"The Wedding Planning Game, he said, is a never-ending fetch quest; a months-long hunt for vendors, reservations, orders and contracts, culminating either in a successful ceremony or your premature death. It's like Pokémon: the perfect photographer, florist, caterer, DJ, officiant, jeweler and bridesmaids - gotta catch 'em all."
Our favorite, new off-topic stories, in no particular order.
"Dave Weinstein, formerly of Red Storm fame, now speaks on the huge prevalence of unregulated character theft and the black market sale of virtual goods. Weinstein addressed game developers at Gamefest 2006, warning that organized crime had targeted MMOGs as an easy method of generating cash in a largely unregulated market. Part of the problem is a lack of law enforcement infrastructure in dealing with the value - and following the theft - of virtual property. 'The police are really good at understanding "someone stole my credit card and ran up a lot of money,"' Weinstein said. 'It's a lot harder to get them to buy into "someone stole my magic sword."'"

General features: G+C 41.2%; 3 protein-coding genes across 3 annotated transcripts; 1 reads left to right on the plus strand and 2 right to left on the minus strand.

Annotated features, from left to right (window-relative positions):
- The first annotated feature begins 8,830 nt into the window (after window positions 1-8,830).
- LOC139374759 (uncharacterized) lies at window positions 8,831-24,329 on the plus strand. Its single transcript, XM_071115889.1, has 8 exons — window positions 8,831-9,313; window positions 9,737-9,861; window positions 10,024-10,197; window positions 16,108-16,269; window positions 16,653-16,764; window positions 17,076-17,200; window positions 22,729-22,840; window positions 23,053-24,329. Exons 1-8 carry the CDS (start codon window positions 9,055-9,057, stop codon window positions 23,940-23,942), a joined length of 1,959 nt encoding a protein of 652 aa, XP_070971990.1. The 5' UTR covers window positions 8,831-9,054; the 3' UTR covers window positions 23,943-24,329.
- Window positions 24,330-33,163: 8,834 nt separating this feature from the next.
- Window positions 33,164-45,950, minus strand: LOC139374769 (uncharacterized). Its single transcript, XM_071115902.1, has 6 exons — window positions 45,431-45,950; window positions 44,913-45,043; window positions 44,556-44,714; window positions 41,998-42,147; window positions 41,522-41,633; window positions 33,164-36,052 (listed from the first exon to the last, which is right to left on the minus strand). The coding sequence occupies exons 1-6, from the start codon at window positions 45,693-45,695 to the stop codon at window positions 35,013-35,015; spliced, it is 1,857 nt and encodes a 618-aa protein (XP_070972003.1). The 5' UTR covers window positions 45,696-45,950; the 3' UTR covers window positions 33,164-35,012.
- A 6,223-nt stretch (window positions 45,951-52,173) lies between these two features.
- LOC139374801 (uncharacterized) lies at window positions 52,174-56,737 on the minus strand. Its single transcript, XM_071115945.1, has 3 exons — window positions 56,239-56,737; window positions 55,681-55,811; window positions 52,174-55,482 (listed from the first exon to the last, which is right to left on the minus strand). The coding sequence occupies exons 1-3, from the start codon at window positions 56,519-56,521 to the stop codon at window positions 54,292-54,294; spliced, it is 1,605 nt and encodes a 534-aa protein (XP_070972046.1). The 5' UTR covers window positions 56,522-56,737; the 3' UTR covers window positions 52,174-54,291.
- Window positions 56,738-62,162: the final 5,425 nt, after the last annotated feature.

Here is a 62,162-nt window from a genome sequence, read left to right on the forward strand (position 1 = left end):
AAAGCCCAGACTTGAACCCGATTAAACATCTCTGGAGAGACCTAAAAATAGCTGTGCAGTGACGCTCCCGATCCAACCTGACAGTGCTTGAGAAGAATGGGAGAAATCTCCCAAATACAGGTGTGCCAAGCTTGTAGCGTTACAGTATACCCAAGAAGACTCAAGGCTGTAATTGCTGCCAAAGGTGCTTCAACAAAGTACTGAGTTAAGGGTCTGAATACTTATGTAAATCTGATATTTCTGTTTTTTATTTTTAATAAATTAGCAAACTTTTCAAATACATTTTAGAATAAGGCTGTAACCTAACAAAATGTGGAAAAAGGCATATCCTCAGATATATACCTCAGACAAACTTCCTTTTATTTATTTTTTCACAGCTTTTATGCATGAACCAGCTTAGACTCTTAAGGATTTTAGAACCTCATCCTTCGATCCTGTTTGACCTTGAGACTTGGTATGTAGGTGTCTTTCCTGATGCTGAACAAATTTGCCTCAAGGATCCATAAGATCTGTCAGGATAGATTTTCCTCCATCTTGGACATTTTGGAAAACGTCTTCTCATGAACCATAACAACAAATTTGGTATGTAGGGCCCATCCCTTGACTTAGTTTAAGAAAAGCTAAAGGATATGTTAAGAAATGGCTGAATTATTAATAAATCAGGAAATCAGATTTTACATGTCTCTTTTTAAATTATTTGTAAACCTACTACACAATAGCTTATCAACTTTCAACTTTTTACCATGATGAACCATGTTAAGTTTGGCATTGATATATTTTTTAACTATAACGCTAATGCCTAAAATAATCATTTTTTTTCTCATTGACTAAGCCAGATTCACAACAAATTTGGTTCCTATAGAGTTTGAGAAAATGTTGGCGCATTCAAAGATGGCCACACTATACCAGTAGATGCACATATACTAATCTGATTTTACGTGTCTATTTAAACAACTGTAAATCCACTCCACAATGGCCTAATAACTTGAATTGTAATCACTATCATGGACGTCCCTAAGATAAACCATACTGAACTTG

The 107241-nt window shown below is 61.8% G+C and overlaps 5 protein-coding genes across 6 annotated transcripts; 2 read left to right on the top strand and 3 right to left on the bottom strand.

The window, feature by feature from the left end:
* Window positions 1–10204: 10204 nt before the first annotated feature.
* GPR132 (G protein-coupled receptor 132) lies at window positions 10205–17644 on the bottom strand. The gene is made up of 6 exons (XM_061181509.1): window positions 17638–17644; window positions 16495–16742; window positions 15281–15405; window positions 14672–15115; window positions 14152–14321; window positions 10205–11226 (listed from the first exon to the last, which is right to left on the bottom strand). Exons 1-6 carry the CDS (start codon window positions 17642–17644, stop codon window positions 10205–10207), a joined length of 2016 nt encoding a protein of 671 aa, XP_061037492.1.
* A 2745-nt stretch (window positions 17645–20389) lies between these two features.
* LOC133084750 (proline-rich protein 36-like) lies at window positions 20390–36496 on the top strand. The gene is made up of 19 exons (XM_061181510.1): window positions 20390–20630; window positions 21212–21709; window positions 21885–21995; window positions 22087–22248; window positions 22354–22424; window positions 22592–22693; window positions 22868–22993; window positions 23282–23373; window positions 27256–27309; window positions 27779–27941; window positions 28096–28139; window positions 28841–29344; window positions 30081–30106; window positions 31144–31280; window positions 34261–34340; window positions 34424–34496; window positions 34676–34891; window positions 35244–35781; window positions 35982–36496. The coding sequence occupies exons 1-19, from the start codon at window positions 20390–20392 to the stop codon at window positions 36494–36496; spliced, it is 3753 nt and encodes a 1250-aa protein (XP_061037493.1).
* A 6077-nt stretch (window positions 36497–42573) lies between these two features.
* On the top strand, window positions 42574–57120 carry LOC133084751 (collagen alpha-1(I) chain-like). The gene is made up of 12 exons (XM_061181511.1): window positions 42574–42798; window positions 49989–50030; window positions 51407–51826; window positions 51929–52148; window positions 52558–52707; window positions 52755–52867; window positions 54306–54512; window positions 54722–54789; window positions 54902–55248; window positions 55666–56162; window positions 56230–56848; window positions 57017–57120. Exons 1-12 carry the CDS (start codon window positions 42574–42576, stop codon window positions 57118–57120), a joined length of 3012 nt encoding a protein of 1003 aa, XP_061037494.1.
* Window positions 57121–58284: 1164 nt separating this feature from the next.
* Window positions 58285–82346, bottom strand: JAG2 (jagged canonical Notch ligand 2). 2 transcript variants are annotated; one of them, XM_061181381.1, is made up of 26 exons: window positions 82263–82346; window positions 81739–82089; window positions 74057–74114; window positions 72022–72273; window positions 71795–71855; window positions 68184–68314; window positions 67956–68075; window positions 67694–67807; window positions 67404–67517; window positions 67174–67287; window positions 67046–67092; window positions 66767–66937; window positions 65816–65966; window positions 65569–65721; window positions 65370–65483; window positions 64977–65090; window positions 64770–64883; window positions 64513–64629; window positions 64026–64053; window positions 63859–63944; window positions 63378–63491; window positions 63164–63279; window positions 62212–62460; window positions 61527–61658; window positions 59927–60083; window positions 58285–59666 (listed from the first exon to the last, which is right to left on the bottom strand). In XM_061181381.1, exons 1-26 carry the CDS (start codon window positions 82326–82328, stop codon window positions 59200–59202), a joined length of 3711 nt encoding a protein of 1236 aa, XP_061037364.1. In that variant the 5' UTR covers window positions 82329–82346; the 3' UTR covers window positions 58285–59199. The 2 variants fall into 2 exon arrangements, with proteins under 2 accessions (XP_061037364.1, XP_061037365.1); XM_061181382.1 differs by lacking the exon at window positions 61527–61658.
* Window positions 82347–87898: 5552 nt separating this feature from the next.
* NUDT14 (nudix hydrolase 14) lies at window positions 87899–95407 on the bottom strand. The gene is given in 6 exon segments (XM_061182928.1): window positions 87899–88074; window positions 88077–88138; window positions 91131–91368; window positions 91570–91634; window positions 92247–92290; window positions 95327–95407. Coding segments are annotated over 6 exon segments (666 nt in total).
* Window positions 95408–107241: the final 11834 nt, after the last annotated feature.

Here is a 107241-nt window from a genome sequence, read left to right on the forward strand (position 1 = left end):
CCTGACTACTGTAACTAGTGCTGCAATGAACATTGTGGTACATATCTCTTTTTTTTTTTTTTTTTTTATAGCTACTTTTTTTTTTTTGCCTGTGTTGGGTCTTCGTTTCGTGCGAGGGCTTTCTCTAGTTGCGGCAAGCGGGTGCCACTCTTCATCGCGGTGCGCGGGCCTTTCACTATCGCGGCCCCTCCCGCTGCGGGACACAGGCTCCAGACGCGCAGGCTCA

"'The Art of Play: Symposium and Arcade,' a joint venture by the Carnegie Mellon School of Art and Montreal-based Kokoromi, couldn't be more aptly titled. From 12 to 5 P.M., guests had free reign over a room populated with the most artistic videogames the industry has yet produced, from classics like Grim Fandango to newcomers like flOw. Sadly, the Commodore 64 blue-screened, so I never got to enjoy Moondust - allegedly the first 'art videogame' - but there was plenty to keep me occupied."
"Let's face it: Games, in general, suck. Most are repetitive and shallow. Most eat up precious moments of our lives without giving us anything more than idle entertainment in return. The really good games, the ones that we would only be half-embarrassed to show Roger Ebert as art samples, are few and far between - maybe one game per console generation, if that. This is hardly what we would recognize as an "art-full" medium. Yes, games pass the zero-utility test, but that's not enough to stand them up proudly next to a Kandinsky painting."
"No other medium actively erases its past and makes classic works so inaccessible. Technological advancement, the relative youth of the games industry and standard market forces all play a part in relegating prior works to the sidelines of public discourse; but whatever the reason, this phenomenon is bad for gaming and disastrous for gamers. For games to be considered a worthwhile craft, classic works need to be kept alive as reference points for developers and audiences. Currently, classic games are the ones you are least likely to be able to play. Such is veneration in gaming."